I recently received the following note from a career counselor:
I regularly counsel students on their career paths and I was having a hard time giving a student guidance today without referencing passion. ‘What are you good at?”’ I asked instead, and she replied that she didn’t know. She doesn’t know because she hasn’t tried enough things.
I like that this counselor is thinking critically about passion. I didn’t, however, agree with her alternative suggestion.
Asking “what are you good at?”, in my opinion, can be essentially the same as asking, “what is your passion?”
In both cases, you’re placing the source of career satisfaction in matching your job to an intrinsic trait.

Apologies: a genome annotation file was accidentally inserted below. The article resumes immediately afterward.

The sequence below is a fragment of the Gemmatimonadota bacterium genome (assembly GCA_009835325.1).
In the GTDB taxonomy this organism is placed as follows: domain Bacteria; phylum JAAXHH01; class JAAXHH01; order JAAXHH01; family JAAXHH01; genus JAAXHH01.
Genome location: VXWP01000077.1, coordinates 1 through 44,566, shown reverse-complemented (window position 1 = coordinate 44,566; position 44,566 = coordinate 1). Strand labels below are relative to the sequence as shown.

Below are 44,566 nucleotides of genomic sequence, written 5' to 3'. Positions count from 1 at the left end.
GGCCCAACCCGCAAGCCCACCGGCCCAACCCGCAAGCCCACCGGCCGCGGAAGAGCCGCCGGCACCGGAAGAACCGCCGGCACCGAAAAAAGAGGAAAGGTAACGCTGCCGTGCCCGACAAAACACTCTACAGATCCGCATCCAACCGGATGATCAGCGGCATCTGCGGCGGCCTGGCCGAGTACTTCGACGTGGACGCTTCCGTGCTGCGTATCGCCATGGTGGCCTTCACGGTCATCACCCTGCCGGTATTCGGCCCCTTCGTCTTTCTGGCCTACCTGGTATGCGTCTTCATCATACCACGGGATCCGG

And this is dangerous.
As readers of SO GOOD know, career satisfaction almost always follows: (a) building up a rare and valuable skill; then (b) using this skill as leverage to take control of your working life.
If you lead a student believe that making the right job choice is what matters for career happiness (whether you’re choosing based on “passion” or identifying “what you’re good at”), you’re setting them up for confusion when they don’t feel immediate and continuous love for their work.
My advice to a student in the above situation is the following:
Pick something that you wouldn’t mind investing years in mastering. If you already have some skills, then it might make sense (though is by no means necessary) to start there, as you already have a head start on mastery, but you should still expect years of deliberate improvement before deep passion can blossom for your work.
The key thing, in other words, is to direct expectations away from match theory — which says passion depends primarily on making the right job choice — and toward career capital theory — which says passion will grow along with your skill.